Harlem Hidden by Society

I don’t think Fitzgerald was racist.  Given the time period, he grew up before black people were treated the same as whites.  There was still a strong racist feeling in some parts of the Country, and the KKK was out spreading their ideas in all parts of the US.  I think Fitzgerald was a little worried about promoting Harlem, which would be promoting music produced by black people.  It was just how things were.  Whites, a lot of the time, didn't feel comfortable praising black achievements.  That doesn't mean he was racist, though, in my opinion.  I think the reason that Fitzgerald referred to The Rise of the Colored Empires was, again, because of the times in which he grew up in.  An example of that would be the restrictive Immigration Bill mentioned by Lois Tyson.  America was in a time of worry and prejudice.  Readers: do you think that Fitzgerald, or other people for that matter, should be labeled as “racist” just because of some things that they did “suggest” racism?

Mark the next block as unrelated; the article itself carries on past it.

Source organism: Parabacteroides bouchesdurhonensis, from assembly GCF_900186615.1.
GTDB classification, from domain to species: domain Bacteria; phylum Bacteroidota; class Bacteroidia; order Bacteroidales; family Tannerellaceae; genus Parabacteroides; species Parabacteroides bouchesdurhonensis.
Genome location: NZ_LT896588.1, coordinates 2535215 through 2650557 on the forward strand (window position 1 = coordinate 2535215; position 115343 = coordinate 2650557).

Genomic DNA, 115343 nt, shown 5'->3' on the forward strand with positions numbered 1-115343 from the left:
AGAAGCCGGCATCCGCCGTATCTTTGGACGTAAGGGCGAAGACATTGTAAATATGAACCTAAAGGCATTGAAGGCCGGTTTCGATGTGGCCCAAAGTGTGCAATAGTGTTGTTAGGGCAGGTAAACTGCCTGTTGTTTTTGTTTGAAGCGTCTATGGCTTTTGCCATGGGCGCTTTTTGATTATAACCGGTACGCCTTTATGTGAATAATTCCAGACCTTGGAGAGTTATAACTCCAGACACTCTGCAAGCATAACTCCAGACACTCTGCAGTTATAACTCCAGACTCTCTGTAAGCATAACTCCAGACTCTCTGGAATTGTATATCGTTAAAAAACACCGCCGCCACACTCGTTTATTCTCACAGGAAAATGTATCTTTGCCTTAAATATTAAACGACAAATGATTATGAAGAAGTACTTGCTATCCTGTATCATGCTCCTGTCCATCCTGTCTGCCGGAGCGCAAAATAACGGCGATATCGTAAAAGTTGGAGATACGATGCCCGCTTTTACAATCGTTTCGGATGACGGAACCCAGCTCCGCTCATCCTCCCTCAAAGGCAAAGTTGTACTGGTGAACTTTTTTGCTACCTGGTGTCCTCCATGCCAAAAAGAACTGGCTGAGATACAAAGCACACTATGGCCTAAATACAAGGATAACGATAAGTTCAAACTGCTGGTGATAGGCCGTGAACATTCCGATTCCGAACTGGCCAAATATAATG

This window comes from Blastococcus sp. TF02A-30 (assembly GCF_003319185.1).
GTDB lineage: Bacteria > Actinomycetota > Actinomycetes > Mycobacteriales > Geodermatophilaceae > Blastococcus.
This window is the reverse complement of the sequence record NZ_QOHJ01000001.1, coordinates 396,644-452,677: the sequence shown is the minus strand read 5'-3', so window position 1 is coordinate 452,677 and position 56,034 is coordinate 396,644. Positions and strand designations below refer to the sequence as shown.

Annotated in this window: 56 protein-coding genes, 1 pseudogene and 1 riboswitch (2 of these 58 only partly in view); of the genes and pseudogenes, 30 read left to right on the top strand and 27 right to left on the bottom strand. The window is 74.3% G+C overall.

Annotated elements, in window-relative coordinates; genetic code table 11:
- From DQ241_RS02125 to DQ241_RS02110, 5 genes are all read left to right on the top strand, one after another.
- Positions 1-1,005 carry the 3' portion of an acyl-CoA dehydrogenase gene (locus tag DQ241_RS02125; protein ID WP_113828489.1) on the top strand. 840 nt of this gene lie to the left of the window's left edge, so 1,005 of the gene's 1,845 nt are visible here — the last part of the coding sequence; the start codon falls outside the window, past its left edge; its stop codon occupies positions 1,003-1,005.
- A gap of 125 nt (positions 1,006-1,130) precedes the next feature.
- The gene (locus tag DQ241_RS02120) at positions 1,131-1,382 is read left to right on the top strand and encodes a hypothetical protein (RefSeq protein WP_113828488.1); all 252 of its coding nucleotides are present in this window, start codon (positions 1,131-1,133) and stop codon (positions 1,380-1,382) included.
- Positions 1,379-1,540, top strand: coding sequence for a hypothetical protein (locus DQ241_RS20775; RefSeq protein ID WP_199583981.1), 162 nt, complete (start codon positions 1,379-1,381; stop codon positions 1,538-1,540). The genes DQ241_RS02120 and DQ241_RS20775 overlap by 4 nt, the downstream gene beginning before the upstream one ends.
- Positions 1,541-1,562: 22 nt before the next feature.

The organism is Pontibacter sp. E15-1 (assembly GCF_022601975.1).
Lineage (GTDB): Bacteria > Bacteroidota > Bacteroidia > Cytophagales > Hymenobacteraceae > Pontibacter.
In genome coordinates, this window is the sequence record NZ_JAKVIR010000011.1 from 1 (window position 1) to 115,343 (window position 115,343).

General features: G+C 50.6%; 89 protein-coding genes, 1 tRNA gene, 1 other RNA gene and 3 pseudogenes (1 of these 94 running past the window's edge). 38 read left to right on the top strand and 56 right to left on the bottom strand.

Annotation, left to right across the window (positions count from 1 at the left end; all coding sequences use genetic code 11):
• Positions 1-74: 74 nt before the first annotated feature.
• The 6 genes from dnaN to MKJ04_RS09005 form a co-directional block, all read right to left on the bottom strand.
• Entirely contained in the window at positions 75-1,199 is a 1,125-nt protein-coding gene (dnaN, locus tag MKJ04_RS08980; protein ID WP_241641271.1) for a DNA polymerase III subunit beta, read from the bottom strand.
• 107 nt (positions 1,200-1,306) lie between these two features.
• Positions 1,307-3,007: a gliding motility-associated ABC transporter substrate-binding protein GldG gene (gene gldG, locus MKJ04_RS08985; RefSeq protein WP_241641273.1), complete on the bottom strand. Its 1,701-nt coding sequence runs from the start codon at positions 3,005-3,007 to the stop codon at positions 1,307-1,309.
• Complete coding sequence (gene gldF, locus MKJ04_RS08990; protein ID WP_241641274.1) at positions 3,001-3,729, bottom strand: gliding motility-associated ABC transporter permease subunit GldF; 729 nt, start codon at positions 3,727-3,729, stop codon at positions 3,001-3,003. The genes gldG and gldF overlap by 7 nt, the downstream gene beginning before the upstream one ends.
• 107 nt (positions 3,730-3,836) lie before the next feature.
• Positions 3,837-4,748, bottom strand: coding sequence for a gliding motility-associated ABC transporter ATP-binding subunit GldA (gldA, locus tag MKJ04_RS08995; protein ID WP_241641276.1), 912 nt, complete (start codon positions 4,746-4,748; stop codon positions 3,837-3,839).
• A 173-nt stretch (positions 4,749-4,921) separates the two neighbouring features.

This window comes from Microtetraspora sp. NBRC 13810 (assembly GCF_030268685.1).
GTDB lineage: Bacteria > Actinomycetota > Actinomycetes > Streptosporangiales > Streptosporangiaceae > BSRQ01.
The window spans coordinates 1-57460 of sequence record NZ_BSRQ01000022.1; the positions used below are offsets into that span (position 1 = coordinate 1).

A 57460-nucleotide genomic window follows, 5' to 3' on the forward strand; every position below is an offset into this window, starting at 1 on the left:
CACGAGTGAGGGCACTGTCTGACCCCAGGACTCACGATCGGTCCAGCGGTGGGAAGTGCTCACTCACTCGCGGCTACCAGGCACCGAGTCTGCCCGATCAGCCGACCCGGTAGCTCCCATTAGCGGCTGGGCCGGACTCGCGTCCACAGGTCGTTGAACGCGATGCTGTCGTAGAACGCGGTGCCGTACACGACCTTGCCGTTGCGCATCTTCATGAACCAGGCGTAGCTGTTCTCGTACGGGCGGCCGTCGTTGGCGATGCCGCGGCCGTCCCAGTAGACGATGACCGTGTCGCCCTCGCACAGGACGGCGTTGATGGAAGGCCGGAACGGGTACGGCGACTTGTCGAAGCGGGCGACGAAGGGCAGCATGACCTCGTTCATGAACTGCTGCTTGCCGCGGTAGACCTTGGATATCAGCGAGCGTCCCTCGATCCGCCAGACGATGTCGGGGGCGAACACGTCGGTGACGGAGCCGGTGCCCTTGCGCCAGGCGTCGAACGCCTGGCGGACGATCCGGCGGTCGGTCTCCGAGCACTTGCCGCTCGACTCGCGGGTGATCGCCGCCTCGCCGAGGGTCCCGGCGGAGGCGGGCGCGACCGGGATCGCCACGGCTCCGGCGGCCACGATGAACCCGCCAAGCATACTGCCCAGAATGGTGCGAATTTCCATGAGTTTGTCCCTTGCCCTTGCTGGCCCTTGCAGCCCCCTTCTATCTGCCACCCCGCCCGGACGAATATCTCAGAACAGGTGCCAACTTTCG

Where did Harlem go?

Amber Quinlan 
Christie Beveridge 
Language Arts 
5 March 2013